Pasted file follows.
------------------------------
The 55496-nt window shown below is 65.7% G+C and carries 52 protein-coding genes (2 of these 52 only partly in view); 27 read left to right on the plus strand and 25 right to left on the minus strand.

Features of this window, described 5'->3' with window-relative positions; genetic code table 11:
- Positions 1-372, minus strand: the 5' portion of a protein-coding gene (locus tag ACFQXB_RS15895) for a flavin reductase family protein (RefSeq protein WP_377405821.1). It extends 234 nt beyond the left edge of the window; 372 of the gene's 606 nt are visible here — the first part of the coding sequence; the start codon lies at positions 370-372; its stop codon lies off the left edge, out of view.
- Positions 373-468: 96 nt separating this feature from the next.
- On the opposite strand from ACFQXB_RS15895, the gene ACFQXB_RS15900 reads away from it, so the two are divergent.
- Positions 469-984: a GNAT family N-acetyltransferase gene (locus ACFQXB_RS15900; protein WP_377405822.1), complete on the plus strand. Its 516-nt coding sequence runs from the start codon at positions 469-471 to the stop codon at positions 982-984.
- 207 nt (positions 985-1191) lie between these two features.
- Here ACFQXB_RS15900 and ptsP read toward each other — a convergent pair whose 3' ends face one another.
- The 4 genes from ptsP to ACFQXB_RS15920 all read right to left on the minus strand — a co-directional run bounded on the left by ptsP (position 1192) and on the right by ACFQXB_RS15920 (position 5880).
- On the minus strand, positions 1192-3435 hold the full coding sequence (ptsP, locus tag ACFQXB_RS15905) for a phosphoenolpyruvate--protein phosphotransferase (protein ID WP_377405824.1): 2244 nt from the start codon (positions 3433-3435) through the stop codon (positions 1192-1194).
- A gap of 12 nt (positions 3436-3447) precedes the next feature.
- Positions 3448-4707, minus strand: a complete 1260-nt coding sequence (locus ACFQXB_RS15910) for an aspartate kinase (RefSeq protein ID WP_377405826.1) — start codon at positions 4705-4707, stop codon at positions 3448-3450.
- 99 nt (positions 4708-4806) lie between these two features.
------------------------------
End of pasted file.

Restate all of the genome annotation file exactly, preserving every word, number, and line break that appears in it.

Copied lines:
The 55496-nt window shown below is 65.7% G+C and carries 52 protein-coding genes (2 of these 52 only partly in view); 27 read left to right on the plus strand and 25 right to left on the minus strand.

Features of this window, described 5'->3' with window-relative positions; genetic code table 11:
- Positions 1-372, minus strand: the 5' portion of a protein-coding gene (locus tag ACFQXB_RS15895) for a flavin reductase family protein (RefSeq protein WP_377405821.1). It extends 234 nt beyond the left edge of the window; 372 of the gene's 606 nt are visible here — the first part of the coding sequence; the start codon lies at positions 370-372; its stop codon lies off the left edge, out of view.
- Positions 373-468: 96 nt separating this feature from the next.
- On the opposite strand from ACFQXB_RS15895, the gene ACFQXB_RS15900 reads away from it, so the two are divergent.
- Positions 469-984: a GNAT family N-acetyltransferase gene (locus ACFQXB_RS15900; protein WP_377405822.1), complete on the plus strand. Its 516-nt coding sequence runs from the start codon at positions 469-471 to the stop codon at positions 982-984.
- 207 nt (positions 985-1191) lie between these two features.
- Here ACFQXB_RS15900 and ptsP read toward each other — a convergent pair whose 3' ends face one another.
- The 4 genes from ptsP to ACFQXB_RS15920 all read right to left on the minus strand — a co-directional run bounded on the left by ptsP (position 1192) and on the right by ACFQXB_RS15920 (position 5880).
- On the minus strand, positions 1192-3435 hold the full coding sequence (ptsP, locus tag ACFQXB_RS15905) for a phosphoenolpyruvate--protein phosphotransferase (protein ID WP_377405824.1): 2244 nt from the start codon (positions 3433-3435) through the stop codon (positions 1192-1194).
- A gap of 12 nt (positions 3436-3447) precedes the next feature.
- Positions 3448-4707, minus strand: a complete 1260-nt coding sequence (locus ACFQXB_RS15910) for an aspartate kinase (RefSeq protein ID WP_377405826.1) — start codon at positions 4705-4707, stop codon at positions 3448-3450.
- 99 nt (positions 4708-4806) lie between these two features.